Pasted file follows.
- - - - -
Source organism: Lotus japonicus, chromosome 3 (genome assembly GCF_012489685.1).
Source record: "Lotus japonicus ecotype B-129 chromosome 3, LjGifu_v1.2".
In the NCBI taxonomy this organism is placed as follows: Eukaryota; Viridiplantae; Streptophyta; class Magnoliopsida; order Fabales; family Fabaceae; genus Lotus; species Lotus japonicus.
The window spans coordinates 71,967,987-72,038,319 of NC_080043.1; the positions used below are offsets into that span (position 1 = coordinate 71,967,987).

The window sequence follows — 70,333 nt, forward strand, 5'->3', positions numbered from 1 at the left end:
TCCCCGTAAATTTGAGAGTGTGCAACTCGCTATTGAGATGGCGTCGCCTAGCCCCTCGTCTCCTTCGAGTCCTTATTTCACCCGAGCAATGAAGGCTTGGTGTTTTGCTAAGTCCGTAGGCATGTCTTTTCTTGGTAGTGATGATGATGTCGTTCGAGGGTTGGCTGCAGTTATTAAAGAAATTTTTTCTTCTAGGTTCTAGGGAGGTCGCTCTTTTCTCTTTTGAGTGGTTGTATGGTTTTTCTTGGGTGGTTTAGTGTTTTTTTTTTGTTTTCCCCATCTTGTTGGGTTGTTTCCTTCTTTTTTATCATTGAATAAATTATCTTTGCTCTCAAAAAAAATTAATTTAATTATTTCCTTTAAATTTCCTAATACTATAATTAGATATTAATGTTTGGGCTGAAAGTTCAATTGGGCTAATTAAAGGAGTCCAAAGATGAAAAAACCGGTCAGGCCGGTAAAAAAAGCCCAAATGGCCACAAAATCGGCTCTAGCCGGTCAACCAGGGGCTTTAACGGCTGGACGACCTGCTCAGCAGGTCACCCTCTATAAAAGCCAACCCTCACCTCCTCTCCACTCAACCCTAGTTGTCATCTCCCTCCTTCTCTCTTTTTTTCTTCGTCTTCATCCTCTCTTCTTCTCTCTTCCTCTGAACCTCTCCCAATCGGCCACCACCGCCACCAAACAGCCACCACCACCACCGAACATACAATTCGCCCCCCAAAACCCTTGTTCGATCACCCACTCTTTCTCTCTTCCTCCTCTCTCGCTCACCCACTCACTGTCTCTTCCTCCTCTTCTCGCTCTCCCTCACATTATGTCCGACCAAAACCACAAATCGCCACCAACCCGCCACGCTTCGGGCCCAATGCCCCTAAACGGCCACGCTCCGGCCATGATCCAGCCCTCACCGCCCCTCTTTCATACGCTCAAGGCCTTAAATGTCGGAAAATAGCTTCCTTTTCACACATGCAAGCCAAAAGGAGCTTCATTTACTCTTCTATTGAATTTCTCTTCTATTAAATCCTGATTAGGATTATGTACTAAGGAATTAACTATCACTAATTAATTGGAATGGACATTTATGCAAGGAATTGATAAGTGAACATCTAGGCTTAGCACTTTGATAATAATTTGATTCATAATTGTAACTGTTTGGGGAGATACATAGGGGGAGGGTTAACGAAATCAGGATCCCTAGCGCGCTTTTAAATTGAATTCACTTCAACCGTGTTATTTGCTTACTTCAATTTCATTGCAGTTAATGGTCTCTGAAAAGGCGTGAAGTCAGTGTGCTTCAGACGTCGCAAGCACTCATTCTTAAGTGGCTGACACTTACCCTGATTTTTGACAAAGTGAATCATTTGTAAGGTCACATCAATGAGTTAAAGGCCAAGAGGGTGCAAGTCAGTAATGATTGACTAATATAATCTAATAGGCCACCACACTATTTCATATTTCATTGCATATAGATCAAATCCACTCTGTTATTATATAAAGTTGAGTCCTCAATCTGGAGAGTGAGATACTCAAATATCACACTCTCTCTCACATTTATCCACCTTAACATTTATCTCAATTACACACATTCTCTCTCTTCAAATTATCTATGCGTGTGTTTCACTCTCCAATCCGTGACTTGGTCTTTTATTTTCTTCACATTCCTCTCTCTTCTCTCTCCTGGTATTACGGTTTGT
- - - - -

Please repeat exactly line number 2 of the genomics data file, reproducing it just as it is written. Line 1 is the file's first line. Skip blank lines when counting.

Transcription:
Source record: "Lotus japonicus ecotype B-129 chromosome 3, LjGifu_v1.2".